Dezeen promotion: entries are now open for the Timber Trade Federation's Conversations about Climate Change design competition and exhibition, which offers a platform for "urgent" climate debates.
The competition tasks architects, designers and craftspeople with creating innovative, playful and thought-provoking designs using sustainably sourced tropical timber, in a bid to show the importance of the natural resource.
Creations can be anything from a piece of furniture or a sculpture to a model or a functional design object.
"2020 had been designated a super year for climate conversations with COP26 [the United Nations Climate Change Conference] scheduled to take place in November," said the Timber Trade Federation.
"Now postponed due to the global Covid-19 pandemic, the battle against climate change remains an urgent threat to humanity," it continued.
"Conversations about Climate Change asks designers to respond to this material, encourages them to think about the materials they usually work with, and to consider how their role as a specifier is vital for implementing change."
In addition to developing products that are both aesthetically and technically impressive, entrants must also create designs that are "conversation pieces" – sparking discussion about material provenance and the role of forests and wood in lessening climate change.
Designs must also address the role of the Forest Law Enforcement Governance and Trade (FLEGT) – the UK and EU's Action Plan to combat illegal logging, subsequent trade and deforestation – in ensuring legal and sustainable forestry and timber supply.
"Responsibly forested timber is an essential part of the solution to the emission reduction needed for mitigating the worst impacts of climate change, but tropical forests have often been undervalued and forest land cleared for other uses," said Timber Trade Federation CEO David Hopkins.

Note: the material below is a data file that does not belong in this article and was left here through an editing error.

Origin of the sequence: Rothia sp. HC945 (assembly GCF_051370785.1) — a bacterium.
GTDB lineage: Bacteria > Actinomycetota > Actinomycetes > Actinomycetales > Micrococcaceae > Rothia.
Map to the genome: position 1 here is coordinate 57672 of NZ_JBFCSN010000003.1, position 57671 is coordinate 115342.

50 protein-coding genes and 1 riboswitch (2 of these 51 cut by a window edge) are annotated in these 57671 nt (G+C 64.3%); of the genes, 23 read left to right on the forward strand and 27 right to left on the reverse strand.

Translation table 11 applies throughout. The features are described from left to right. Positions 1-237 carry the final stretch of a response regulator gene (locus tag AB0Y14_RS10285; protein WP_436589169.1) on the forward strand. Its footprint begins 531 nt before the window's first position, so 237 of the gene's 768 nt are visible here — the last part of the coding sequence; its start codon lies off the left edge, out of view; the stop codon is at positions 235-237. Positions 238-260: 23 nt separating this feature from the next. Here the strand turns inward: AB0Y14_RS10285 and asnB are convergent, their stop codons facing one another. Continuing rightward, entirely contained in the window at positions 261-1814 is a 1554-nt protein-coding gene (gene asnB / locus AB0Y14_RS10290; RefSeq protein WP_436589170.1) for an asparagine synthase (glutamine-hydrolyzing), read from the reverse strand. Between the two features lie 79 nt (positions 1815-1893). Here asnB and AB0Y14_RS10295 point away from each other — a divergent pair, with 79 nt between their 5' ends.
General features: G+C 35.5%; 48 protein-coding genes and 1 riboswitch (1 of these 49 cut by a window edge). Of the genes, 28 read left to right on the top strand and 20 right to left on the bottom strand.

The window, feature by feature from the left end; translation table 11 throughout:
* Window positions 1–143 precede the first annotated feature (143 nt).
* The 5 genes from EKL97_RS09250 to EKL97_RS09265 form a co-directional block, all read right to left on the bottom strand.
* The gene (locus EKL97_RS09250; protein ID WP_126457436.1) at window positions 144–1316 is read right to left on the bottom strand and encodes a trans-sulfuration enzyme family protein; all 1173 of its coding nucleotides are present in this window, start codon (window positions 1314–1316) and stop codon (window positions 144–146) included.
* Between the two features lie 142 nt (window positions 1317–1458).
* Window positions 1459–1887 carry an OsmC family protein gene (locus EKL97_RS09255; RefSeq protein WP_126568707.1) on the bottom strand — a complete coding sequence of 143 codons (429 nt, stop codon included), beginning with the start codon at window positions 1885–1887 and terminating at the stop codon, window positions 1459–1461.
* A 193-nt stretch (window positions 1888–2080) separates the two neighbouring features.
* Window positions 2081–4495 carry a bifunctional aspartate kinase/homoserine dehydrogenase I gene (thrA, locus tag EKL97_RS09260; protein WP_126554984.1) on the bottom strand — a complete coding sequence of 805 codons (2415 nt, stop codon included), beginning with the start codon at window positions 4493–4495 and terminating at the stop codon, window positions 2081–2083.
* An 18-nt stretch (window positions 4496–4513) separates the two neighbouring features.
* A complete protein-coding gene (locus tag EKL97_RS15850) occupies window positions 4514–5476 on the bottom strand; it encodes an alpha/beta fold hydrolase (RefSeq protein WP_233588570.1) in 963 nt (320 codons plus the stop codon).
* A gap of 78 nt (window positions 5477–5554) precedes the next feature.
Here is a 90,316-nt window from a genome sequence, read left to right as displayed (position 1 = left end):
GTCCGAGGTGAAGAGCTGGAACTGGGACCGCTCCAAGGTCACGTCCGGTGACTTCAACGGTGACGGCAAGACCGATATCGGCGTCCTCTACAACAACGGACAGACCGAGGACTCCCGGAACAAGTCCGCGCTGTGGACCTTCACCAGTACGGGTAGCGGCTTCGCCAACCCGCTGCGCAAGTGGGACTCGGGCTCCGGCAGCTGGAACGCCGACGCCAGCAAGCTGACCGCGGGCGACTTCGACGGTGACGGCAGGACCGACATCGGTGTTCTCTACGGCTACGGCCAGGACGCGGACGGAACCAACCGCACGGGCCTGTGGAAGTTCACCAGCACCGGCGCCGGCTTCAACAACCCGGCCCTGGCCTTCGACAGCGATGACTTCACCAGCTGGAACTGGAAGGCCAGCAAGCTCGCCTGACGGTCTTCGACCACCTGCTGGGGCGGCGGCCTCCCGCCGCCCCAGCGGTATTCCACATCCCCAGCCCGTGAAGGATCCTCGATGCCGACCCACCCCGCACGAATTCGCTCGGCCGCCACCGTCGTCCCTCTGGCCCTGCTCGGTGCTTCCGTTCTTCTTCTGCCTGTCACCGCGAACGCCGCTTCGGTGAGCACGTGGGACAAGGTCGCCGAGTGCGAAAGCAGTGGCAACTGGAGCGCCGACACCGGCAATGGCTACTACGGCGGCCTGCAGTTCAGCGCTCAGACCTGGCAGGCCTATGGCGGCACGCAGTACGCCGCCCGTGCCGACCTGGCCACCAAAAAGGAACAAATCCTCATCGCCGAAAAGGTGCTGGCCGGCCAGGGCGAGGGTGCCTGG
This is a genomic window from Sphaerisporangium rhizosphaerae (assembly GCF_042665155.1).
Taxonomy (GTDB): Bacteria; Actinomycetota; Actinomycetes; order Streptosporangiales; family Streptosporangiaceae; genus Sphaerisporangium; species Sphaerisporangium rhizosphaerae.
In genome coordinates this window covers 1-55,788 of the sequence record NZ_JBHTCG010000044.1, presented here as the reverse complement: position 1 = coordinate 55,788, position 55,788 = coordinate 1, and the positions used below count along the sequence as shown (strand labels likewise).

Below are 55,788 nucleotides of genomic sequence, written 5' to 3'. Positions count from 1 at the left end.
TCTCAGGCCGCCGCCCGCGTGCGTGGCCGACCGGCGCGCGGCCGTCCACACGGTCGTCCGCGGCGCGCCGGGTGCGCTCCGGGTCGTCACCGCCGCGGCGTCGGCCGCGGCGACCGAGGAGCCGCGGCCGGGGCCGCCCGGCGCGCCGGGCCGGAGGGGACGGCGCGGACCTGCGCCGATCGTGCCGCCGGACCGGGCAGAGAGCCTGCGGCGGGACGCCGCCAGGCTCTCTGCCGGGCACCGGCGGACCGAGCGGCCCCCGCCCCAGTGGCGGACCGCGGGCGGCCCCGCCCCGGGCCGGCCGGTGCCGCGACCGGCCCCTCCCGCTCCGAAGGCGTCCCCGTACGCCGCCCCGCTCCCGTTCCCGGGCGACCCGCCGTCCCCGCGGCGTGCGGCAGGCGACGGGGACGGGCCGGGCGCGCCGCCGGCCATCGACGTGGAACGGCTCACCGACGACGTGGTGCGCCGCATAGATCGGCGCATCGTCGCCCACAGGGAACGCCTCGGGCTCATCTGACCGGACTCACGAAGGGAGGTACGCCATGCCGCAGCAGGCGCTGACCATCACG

As Hopkins explains, the FLEGT initiative helps combat illegal logging, subsequent illegal timber trade and deforestation.
As part of the FLEGT Action Plan, countries with a Voluntary Partnership Agreement (VPA) work to rebuild legal and regulatory governance frameworks in return for aid and technical support.
"They introduce forest monitoring, auditing, multi-stakeholder dialogue and engagement with the local communities who feel the transformative benefits of social and economic change," added Hopkins.
"This landmark shift in governance and procurement means that FLEGT-licensed timber is safe, responsible and legal."
Entries close on 24 August 2020. Six winners will be announced at the beginning of September 2020.
Winners will be chosen by an expert judging panel, made up of Hopkins as well as Brinkworth CEO Adam Brinkworth and the Building Centre's creative director Vanessa Norwood.
Other names include London-based designer Yinka Ilori, Julia Barfield of Marks Barfield, Andrew Waugh of Waugh Thistleton Architects and Leah Riley Brown of the British Retail Consortium.
The six winners will be provided with timber sourced from VPA countries working towards FLEGT-licensing – responsibly sourced through the Timber Trade Federations' members – and a £1,000 maker's bursary. Where necessary, provisions will be made to match up designers with workshops for designs to be developed and fabricated.
The final creations will be exhibited in an online gallery, and a shortlist will be displayed in the exhibition at the Building Centre in London in November – the month when the COP26 was set to take place.
More information on the competition, including details on how to enter, can be found via the Building Centre website.